This lends another clueless Jerry Jenkins vibe to the whole thing. Just as Jenkins offers "a young Robert Redford", as if people under 40 are likely to have an image of same leap to mind, Meyer mentions a magazine that hasn't been relevant in twenty years. (That it is a magazine primarily catering to men--the issue she cites in particular, one would think--I leave to commenters to unpack.) If you're going to let another person do your description for you, at least pick someone your reader is likely to know. Are most tweener girls familiar with the appearance of Sports Illustrated swimsuit models?

Alice is "pixielike". That's about it for her. I'm picturing a tiny woman with wings and a magic wand. That's what Meyer meant by 'pixielike', right? At least the ladies get hairstyles.

Bella reminds us that she doesn't remember Jessica's name when she asks her who the family are. Jessica gives her the names of the members and then disparages their lifestyle, in a way that starts well but that Meyer torpedoes with the dreaded adverb overuse that will pop up from time to time. (Well, it pops up all the time, but I promised to mention it only sometimes.)

"Yes!" Jessica agreed with another giggle. "They're all together though--Emmett and Rosalie, and Jasper and Alice, I mean. And they live together." Her voice held all the shock and condemnation of the small town, I thought critically.

The last sentence already adds unnecessarily to what the dialogue has already told us, and it's capped with the unnecessary adverb. Jessica's dialogue here has italics to clue us in to what she finds important in the Cullens' living arrangements. The final sentence implies Bella doesn't share Jessica's disapproval. But because Meyer doesn't trust the reader, she adds "critically" to make sure we "get" this.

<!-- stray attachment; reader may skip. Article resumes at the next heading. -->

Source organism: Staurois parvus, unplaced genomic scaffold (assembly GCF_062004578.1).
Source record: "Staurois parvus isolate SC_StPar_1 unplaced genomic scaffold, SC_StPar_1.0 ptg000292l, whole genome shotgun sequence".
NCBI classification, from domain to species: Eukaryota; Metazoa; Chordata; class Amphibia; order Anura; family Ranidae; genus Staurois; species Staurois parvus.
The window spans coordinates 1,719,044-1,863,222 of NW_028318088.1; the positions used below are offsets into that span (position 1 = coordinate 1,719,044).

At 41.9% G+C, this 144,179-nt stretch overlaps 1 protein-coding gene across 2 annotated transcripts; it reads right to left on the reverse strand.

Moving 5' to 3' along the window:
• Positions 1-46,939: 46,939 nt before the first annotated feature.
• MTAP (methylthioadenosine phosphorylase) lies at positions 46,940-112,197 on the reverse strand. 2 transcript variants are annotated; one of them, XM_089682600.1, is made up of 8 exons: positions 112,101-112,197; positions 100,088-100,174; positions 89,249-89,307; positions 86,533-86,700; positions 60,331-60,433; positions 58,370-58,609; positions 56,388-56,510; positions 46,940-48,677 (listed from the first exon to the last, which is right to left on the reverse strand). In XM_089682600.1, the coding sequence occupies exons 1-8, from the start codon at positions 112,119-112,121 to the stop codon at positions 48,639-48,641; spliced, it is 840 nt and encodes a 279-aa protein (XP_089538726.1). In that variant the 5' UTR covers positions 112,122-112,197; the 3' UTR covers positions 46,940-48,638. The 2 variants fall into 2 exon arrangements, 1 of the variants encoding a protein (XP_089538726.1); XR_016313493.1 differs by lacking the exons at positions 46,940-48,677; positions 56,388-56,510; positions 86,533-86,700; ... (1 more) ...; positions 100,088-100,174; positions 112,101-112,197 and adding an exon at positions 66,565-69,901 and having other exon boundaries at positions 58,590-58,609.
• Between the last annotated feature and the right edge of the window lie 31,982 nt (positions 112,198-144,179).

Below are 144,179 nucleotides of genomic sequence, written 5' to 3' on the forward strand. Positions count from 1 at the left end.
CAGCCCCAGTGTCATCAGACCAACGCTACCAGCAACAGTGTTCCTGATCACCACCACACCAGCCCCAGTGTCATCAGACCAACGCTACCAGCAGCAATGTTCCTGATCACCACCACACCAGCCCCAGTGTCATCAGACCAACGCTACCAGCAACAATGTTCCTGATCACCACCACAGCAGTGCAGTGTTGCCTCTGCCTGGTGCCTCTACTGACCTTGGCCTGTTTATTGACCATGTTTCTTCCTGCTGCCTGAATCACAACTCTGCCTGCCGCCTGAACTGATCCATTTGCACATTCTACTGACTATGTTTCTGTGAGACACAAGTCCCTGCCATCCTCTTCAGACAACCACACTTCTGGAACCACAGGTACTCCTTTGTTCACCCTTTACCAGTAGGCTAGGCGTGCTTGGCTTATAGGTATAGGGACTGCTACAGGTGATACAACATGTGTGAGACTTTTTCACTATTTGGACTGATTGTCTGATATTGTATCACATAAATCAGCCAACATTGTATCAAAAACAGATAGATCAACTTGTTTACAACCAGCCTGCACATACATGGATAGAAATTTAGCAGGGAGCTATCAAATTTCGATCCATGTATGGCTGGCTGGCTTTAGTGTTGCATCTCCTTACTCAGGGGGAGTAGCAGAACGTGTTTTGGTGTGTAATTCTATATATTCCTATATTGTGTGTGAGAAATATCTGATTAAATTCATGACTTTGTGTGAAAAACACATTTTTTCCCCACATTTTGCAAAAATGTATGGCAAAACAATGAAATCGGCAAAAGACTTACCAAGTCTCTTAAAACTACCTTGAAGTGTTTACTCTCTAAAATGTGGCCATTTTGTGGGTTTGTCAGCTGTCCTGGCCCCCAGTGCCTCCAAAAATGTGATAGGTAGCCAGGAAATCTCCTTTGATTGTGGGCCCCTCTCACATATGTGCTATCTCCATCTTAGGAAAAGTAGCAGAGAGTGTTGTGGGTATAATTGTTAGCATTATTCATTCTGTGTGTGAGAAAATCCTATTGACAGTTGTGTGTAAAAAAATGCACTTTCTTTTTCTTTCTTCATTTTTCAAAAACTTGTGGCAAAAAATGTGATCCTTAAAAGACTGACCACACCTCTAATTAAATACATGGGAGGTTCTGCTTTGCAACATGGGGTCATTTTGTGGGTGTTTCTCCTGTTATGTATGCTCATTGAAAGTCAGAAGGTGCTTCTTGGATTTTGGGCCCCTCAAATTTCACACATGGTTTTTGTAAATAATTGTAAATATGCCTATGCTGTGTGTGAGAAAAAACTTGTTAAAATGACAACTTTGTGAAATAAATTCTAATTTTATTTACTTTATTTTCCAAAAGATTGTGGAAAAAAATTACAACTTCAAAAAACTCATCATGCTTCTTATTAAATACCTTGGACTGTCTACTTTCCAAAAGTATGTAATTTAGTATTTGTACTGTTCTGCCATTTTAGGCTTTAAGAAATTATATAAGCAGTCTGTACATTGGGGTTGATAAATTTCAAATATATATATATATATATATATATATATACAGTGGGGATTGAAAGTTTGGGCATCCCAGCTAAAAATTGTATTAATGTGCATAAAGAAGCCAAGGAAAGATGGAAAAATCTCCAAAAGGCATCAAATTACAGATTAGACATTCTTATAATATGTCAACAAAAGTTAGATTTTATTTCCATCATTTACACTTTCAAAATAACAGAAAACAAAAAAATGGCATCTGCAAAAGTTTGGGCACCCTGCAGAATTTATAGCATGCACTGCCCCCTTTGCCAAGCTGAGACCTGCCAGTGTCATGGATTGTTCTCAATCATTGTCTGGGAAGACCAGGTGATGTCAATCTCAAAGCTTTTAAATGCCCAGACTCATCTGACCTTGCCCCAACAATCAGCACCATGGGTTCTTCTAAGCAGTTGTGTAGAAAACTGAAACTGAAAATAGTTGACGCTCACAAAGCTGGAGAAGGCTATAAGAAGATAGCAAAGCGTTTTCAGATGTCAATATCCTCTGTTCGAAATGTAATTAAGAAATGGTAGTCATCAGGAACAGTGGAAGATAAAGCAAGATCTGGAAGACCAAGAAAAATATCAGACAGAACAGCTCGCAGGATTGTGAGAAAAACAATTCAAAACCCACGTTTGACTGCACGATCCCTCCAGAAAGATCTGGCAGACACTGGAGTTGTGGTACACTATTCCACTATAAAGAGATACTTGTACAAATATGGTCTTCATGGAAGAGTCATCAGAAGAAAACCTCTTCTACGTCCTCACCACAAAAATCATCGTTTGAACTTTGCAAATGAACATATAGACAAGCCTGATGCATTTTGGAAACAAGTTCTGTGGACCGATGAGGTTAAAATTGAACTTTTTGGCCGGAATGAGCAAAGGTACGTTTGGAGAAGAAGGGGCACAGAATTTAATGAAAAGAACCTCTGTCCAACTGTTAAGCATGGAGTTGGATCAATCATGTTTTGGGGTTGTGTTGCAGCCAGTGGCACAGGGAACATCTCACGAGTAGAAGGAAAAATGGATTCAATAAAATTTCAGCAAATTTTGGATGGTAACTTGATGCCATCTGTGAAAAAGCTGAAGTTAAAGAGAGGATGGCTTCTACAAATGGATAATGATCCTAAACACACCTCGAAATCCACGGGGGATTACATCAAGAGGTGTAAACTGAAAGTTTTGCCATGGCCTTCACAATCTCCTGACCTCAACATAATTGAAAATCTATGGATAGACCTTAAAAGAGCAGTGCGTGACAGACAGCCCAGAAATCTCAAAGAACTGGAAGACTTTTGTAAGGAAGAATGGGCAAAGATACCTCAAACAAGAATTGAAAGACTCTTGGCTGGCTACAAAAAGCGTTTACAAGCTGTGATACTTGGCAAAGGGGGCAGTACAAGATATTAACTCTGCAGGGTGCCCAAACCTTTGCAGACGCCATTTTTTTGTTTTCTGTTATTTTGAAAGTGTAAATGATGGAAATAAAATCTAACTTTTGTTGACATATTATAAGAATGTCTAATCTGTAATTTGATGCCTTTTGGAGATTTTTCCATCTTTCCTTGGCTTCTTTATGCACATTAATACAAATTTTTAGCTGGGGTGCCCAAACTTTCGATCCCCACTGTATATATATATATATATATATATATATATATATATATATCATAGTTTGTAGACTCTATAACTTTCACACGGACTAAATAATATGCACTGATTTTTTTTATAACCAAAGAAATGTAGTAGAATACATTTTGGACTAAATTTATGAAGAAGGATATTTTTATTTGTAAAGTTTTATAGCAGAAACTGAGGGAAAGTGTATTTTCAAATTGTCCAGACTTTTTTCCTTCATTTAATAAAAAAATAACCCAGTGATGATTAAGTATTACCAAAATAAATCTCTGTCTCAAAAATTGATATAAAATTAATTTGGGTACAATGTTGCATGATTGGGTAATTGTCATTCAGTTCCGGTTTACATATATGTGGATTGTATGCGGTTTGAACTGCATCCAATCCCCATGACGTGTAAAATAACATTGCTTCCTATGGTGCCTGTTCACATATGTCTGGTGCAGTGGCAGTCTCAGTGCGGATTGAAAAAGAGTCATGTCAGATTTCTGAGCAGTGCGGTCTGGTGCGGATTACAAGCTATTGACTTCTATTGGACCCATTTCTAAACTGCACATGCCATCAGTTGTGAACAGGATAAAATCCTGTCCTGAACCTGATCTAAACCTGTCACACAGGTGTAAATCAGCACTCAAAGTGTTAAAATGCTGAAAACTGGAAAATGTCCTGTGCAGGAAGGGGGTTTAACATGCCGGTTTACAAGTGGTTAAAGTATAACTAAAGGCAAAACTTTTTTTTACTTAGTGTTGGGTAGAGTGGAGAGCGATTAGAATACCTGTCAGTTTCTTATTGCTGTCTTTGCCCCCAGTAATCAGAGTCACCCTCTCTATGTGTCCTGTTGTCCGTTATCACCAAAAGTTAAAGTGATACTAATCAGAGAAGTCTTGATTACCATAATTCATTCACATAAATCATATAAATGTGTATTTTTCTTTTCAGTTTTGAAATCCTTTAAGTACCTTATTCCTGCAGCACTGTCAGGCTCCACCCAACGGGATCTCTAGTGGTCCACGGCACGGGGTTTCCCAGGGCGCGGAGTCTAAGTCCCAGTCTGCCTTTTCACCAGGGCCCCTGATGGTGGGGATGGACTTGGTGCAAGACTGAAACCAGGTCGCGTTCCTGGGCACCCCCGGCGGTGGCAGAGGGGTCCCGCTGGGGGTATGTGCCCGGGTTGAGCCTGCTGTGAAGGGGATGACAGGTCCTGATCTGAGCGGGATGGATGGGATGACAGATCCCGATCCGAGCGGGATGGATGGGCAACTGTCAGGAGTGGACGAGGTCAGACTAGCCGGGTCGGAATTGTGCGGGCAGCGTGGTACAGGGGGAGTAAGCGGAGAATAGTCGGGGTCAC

Bella then defends the Cullens' lifestyle, despite knowing only what Jessica told her a few seconds ago (and conceding, though only in her head of course, that "even in Phoenix, it would cause gossip"), causing Jessica to "admit" the truth of Bella's statement "reluctantly". Before, the situation and earlier dialogue rendered the adverb redundant. Here, the word "admit" already implies that it was done so "reluctantly". And that's if you think Jessica's response ("I guess so") alone wasn't enough to imply this, which it was. As Stephen King wrote in On Writing, use "said" in dialogue unless another verb is needed. If it's already clear the character is admitting a point, there is no reason to use "X admitted" over "X said", and there's never any reason to use "X admitted reluctantly".

/adverb rant

Edward and Bella play "don't look at me looking at you" as the scene ends:

"Which one is the boy with the reddish brown hair?" I asked.
"That's Edward. He's gorgeous, of course, but don't waste your time. He doesn't date. Apparently none of the girls here are good-looking enough for him." She sniffed, a clear case of sour grapes.

I'm no expert on how the kidz talk deez dayz. I haven't had much of an ear for teen dialogue since the late 90s, but Meyer must have an ear on loan from the 1960s. "Good-looking"? Is that the word high school girls use to describe other pretty girls in a casual conversation? Dare I suggest "hot"?

In my first entry, we learned that Stephenie Meyer doesn't know what a preface is. Now we know she doesn't know the meaning of the expression "sour grapes", either.

June 8, 2010

Twilight: Welcome to Forks High

Twilight, pp. 11-18

This week, we'll cover the last bit of boring introductory stuff before the real meat of the story. Next week, the vampire imposters (or vamposters, as I like to call them) will make their first appearance, and then things really get bad.